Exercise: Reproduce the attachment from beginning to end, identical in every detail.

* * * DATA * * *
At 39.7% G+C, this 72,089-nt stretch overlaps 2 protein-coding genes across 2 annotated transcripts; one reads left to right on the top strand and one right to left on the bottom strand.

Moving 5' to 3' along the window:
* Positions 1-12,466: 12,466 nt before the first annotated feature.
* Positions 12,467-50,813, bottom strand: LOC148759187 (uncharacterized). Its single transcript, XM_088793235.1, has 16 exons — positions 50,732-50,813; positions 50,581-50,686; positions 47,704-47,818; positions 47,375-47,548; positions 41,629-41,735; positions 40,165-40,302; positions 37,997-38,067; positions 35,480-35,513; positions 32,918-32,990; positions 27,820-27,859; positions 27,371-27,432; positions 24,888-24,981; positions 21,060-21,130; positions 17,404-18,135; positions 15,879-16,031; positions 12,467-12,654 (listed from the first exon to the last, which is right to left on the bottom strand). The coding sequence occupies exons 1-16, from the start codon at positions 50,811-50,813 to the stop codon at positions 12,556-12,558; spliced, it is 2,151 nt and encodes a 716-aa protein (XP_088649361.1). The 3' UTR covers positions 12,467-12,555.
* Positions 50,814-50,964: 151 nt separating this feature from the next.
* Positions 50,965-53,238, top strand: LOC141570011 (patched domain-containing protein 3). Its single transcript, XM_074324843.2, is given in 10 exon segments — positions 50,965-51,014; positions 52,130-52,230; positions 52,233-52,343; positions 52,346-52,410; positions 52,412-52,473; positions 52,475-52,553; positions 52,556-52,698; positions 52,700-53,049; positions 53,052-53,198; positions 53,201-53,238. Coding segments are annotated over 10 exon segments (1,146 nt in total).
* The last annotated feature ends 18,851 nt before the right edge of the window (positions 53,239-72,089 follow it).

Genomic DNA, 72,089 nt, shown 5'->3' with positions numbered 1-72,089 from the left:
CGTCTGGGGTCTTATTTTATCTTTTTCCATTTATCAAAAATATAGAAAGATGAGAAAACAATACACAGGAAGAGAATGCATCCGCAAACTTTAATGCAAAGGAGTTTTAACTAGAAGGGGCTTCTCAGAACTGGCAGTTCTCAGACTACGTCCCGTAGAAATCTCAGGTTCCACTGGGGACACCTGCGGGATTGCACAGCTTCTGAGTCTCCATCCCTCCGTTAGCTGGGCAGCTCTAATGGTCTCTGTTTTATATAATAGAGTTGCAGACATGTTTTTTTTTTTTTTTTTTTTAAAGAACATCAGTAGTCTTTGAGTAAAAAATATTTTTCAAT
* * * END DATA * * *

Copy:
At 39.7% G+C, this 72,089-nt stretch overlaps 2 protein-coding genes across 2 annotated transcripts; one reads left to right on the top strand and one right to left on the bottom strand.

Moving 5' to 3' along the window:
* Positions 1-12,466: 12,466 nt before the first annotated feature.
* Positions 12,467-50,813, bottom strand: LOC148759187 (uncharacterized). Its single transcript, XM_088793235.1, has 16 exons — positions 50,732-50,813; positions 50,581-50,686; positions 47,704-47,818; positions 47,375-47,548; positions 41,629-41,735; positions 40,165-40,302; positions 37,997-38,067; positions 35,480-35,513; positions 32,918-32,990; positions 27,820-27,859; positions 27,371-27,432; positions 24,888-24,981; positions 21,060-21,130; positions 17,404-18,135; positions 15,879-16,031; positions 12,467-12,654 (listed from the first exon to the last, which is right to left on the bottom strand). The coding sequence occupies exons 1-16, from the start codon at positions 50,811-50,813 to the stop codon at positions 12,556-12,558; spliced, it is 2,151 nt and encodes a 716-aa protein (XP_088649361.1). The 3' UTR covers positions 12,467-12,555.
* Positions 50,814-50,964: 151 nt separating this feature from the next.
* Positions 50,965-53,238, top strand: LOC141570011 (patched domain-containing protein 3). Its single transcript, XM_074324843.2, is given in 10 exon segments — positions 50,965-51,014; positions 52,130-52,230; positions 52,233-52,343; positions 52,346-52,410; positions 52,412-52,473; positions 52,475-52,553; positions 52,556-52,698; positions 52,700-53,049; positions 53,052-53,198; positions 53,201-53,238. Coding segments are annotated over 10 exon segments (1,146 nt in total).
* The last annotated feature ends 18,851 nt before the right edge of the window (positions 53,239-72,089 follow it).

Genomic DNA, 72,089 nt, shown 5'->3' with positions numbered 1-72,089 from the left:
CGTCTGGGGTCTTATTTTATCTTTTTCCATTTATCAAAAATATAGAAAGATGAGAAAACAATACACAGGAAGAGAATGCATCCGCAAACTTTAATGCAAAGGAGTTTTAACTAGAAGGGGCTTCTCAGAACTGGCAGTTCTCAGACTACGTCCCGTAGAAATCTCAGGTTCCACTGGGGACACCTGCGGGATTGCACAGCTTCTGAGTCTCCATCCCTCCGTTAGCTGGGCAGCTCTAATGGTCTCTGTTTTATATAATAGAGTTGCAGACATGTTTTTTTTTTTTTTTTTTTTAAAGAACATCAGTAGTCTTTGAGTAAAAAATATTTTTCAAT